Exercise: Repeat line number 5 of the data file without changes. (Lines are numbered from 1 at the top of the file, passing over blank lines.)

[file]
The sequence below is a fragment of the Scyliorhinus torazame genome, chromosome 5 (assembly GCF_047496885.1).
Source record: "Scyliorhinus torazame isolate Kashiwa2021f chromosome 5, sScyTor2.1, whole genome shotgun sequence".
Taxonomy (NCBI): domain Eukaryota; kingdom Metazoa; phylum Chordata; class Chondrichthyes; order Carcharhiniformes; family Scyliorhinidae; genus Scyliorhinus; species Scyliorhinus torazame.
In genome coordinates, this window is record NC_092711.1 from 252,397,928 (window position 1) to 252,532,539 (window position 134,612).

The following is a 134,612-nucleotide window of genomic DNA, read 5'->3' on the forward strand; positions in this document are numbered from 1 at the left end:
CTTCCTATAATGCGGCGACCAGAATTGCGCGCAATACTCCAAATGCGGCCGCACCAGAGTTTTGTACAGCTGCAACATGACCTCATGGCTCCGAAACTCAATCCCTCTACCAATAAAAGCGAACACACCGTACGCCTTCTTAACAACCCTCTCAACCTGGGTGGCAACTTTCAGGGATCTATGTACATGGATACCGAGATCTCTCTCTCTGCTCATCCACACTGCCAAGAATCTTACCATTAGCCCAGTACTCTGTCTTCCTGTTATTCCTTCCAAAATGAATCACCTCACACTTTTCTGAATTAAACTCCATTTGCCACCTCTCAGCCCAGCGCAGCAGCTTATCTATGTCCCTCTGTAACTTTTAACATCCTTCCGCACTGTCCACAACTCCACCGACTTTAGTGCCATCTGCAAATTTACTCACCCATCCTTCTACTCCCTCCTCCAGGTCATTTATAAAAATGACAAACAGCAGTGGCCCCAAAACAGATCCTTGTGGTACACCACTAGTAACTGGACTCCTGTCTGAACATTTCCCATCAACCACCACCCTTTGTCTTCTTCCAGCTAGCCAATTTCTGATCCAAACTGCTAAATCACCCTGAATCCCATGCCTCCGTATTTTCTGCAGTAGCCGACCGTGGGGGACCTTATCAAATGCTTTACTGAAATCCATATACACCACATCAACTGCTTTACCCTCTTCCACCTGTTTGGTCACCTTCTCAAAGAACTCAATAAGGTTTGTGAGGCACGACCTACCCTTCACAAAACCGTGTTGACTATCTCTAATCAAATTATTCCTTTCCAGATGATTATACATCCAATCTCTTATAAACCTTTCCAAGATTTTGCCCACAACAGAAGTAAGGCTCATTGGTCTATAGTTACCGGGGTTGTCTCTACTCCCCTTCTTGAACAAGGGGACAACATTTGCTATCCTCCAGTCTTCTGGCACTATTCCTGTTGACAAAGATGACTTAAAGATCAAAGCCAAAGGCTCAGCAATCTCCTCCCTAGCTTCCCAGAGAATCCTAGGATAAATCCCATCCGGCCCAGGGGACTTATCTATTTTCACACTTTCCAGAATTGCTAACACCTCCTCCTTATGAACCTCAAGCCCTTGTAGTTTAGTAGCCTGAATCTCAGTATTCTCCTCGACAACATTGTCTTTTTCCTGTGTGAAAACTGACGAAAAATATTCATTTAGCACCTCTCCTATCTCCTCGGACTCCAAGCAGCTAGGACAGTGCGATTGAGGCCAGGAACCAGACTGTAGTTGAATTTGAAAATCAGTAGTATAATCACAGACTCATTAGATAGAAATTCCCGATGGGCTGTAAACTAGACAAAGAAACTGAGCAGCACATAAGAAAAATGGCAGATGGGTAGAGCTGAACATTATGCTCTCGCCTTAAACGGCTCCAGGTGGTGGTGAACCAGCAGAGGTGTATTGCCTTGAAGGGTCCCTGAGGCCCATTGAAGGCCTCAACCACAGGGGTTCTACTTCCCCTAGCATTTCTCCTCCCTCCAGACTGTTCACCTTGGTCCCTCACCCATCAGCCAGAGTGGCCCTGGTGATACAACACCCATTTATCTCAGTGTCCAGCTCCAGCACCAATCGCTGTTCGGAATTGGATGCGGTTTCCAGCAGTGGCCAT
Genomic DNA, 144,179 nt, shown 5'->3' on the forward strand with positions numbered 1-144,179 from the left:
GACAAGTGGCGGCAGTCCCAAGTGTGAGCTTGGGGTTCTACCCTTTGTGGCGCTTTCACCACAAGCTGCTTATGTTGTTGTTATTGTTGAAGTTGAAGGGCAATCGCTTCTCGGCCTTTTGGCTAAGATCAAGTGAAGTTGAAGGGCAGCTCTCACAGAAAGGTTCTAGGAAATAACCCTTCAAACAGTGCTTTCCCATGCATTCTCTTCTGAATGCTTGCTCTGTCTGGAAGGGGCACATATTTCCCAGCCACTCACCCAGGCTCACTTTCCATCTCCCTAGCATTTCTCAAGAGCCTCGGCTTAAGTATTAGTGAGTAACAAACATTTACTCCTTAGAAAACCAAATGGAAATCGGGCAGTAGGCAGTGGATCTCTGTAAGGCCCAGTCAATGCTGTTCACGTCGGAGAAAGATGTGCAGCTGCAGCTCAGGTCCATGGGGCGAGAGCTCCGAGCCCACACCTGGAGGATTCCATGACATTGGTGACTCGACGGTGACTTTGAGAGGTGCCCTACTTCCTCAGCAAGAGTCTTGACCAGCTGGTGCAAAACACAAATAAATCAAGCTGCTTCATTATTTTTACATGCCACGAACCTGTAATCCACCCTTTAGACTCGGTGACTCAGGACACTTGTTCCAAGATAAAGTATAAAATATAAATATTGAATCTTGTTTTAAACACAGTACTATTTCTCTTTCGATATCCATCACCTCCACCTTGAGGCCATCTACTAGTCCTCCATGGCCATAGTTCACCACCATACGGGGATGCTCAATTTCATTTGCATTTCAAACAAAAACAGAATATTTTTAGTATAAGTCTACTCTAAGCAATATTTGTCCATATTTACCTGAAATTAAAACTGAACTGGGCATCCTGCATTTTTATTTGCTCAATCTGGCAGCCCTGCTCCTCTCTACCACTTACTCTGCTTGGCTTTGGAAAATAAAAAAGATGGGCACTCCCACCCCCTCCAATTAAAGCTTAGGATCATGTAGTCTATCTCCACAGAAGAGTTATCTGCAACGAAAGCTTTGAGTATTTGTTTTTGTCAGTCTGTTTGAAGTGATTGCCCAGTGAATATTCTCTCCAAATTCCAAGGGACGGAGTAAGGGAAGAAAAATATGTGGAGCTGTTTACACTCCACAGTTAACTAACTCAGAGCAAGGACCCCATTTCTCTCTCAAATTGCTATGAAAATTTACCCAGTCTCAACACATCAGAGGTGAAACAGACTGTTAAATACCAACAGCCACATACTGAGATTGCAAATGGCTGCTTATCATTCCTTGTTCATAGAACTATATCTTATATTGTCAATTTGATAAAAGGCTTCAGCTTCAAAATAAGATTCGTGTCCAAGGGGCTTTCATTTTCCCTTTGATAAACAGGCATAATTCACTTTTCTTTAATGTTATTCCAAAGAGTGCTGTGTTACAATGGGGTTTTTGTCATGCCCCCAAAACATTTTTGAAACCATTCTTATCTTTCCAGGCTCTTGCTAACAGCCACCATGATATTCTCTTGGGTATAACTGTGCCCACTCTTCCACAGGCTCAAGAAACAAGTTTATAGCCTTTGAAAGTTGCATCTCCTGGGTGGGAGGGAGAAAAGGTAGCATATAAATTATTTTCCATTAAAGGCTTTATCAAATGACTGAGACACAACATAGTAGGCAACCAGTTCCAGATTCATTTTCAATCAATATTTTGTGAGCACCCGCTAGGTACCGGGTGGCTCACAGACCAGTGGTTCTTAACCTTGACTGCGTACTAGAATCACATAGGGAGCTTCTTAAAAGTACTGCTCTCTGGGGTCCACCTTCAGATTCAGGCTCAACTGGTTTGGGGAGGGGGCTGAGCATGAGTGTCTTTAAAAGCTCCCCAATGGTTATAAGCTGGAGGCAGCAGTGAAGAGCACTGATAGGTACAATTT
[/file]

The following is a 134,612-nucleotide window of genomic DNA, read 5'->3' on the forward strand; positions in this document are numbered from 1 at the left end: